Books

Not-so -blithe Beatle

Paul McCartney tries to set the record straight

NICHOLAS JENNINGS December 29 1997
Books

Not-so -blithe Beatle

Paul McCartney tries to set the record straight

NICHOLAS JENNINGS December 29 1997

Not-so -blithe Beatle

Paul McCartney tries to set the record straight

Books

PAUL MCCARTNEY: MANY YEARS FROM NOW By Barry Miles (Random House, 654 pages, $35)

Early on, as the first blast of Beatlemania raged across the planet in the mid-1960s, John Lennon was cast as the dark, witty, adventurous Beatle, while Paul McCartney was stereotyped as the cute, charming, happy-go-lucky one. Despite the plethora of books on the group that have appeared over the years, those images have rarely been challenged—perhaps because, with only a couple of exceptions, none of the research came directly from the Beatles themselves. After standing by and watching numerous biographers tell various versions of his life story,

Sir Paul has now decided to set the record straight. Based on hundreds of hours of exclusive interviews conducted between 1991 and 1996 with longtime friend Barry Miles,

Many Years from Now offers an exhaustive, revealing portrait of the Beatle who is renowned for being tightlipped about himself. Just how accurate is that Brooding Beatle-Blithe Beatle dichotomy? “I had to be the bastard as well as the nice melodic

one and John had to have a warm and loving side for me to stand him all those years,” McCartney tells Miles. “John and I would never have stood each other for that length of time had we been just one-dimensional.”

At the core of Miles’s biography is an examination of McCartney’s relationship with Lennon as both friend and collaborator. The author includes a song-by-song analysis of every tune the two wrote together. And McCartney makes it clear from the outset that he has no intention of tarnishing Lennon’s image. “Lest it be seen that I’m trying to do my own kind of revisionism,” he tells Miles, “I’d like to register the fact that John was great, he was absolutely wonderful and I did

love him. I was very happy to work with him and I’m still a fan to this day.”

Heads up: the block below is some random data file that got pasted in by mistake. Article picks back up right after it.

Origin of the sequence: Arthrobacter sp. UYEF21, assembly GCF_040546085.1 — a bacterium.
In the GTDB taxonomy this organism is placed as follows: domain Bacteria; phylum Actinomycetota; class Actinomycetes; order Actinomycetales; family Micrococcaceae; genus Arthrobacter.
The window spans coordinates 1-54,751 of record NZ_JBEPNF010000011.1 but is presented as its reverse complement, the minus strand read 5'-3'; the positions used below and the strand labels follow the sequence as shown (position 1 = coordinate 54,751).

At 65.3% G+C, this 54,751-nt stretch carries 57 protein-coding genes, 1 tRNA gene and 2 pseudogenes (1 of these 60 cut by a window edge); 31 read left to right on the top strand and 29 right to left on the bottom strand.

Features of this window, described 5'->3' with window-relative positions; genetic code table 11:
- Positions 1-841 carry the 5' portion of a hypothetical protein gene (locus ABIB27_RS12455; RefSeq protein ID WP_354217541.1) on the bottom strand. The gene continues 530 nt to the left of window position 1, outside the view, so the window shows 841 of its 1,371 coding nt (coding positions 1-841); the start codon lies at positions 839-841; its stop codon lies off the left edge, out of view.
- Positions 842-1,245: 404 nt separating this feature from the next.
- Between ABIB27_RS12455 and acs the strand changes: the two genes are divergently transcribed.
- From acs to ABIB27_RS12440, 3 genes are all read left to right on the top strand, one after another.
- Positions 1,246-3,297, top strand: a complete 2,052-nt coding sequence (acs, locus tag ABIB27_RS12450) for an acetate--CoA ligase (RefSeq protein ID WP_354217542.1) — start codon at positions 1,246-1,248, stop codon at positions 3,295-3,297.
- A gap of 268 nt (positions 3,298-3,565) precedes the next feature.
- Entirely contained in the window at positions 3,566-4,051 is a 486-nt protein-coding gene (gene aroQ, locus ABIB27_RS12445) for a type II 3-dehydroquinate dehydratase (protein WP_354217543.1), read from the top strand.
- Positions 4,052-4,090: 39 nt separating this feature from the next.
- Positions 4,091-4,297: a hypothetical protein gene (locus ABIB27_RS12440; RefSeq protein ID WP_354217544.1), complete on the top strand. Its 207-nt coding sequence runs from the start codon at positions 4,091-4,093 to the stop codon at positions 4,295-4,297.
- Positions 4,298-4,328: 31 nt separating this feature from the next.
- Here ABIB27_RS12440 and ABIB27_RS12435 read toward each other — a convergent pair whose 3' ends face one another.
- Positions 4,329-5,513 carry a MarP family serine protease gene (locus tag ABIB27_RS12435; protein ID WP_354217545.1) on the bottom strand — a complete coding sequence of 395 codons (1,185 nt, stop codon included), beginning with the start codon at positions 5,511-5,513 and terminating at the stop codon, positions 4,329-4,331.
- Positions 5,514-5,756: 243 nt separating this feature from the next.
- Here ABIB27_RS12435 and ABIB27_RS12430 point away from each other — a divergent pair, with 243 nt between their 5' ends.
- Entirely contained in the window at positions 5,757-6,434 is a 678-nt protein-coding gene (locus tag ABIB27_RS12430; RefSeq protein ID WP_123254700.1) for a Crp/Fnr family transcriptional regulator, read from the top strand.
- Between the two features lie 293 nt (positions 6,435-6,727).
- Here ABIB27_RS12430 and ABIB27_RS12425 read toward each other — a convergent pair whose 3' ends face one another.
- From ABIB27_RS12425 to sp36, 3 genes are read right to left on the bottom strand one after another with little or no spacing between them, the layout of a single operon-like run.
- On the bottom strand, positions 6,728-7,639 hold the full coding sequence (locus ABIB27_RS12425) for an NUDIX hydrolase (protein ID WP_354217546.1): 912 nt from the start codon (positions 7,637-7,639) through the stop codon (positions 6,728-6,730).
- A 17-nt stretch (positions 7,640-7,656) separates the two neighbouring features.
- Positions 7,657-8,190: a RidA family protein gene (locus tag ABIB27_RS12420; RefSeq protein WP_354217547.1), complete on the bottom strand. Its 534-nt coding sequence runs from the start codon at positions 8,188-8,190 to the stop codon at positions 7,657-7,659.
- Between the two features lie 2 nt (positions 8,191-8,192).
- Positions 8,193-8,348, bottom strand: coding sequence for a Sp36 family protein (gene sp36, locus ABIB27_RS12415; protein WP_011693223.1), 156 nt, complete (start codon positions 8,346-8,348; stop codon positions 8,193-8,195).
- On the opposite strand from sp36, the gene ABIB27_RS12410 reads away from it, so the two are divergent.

Overall, by quoting McCartney so extensively, Miles gives the story of the former Beatle, now 55, a sense of intimacy and immediacy. After tracing McCartney’s origins and the well-known rise of the Beatles from Liverpool church-basement group and Hamburg strip-club rockers to the darlings of the British pop scene, Miles takes the reader deep into the world of swinging London in the ’60s. It was “a glittering late-night playground of first nights, doormen, red carpets and cocktail parties, Hollywood smiles and wisecracking working-class lads from up north or the East End being wined and lined and bedded by the daughters of aristo:rats.” He shows how McCartney’s relationship with actress Jane Asher had a profound effect on his artistic development. Moving into her family’s house, McCartney met lane’s brother Peter and such people as John Dunbar and the author himself—all of whom introduced the Beatle to the London avant-garde. With McCartney’s help, Asher, Dunbar and Miles launched the Indica Bookshop and Gallery, where Lennon discovered timothy Leary and met experimental artist aoko Ono.

McCartney was soon dabbling in sound collage and other effects—experiments that helped to make Sgt. Pepper so revolutionary. He was also dabbling in marijuana (Got to Get You into My Life was McCartney’s joyful ode to pot). The Beatle, writes Miles, became part of an elite of “potheads descending |long the hipster tradition: Mick Jagger was introduced to pot by Paul McCartney, jfvho was introduced to pot by Bob Dylan, who was introduced to pot by [journalist] AÍ Aronowitz, who was introduced to pot by Allen Ginsberg, who was introduced to pot by some Puerto Rican sailors in a brothel in New Orleans in 1945.”

The book’s analysis of Beatle songs is fascinating. Who knew that the “eggman” in Lennon’s I Am the Walrus was actually Eric Burdon of The Animals, so named because of his proclivity for breaking raw eggs over naked groupies during sex? And Miles discovered that “Ob-La-Di Ob-La-Da” means “life goes on” in the Yoruba language. McCartney learned the phrase from a Nigeriaborn conga player.

Any authorized biography is bound to be flattering. Several times, Miles quotes McCartney about how fair he has been in compensating individuals for contributions, however minor, to his songs. Meanwhile, for all the insight it offers into the Beatles as a creative entity, the book offers little that is new about the private Paul. McCartney’s 28-year marriage to Linda is one of the longest-running in show business, but Miles sheds scant light on their relationship.

Humor and honesty save the book from becoming one big McCartney love-in. Reflecting on the Beatles’ skepticism of the Maharishi during their 1968 visit to India, McCartney recalls asking the guru if he could levitate himself. ‘We said it as a tourist thing,” he explains. “ ‘Eh, you got any of them snake charmers then, Swami? Can you do the Indian rope trick?’ There was a slight aspect of that, we were just Liverpool lads. Let’s face it, this was not the intercontinental Afro-Asian study team.” Many Years from Now gives the most well-rounded portrait of Sir Paul to date. Showing him to have been an innovator, a group leader and a taskmaster, it makes clear that McCartney can take at least as much credit as Lennon for making the Four utterly Fab.

NICHOLAS JENNINGS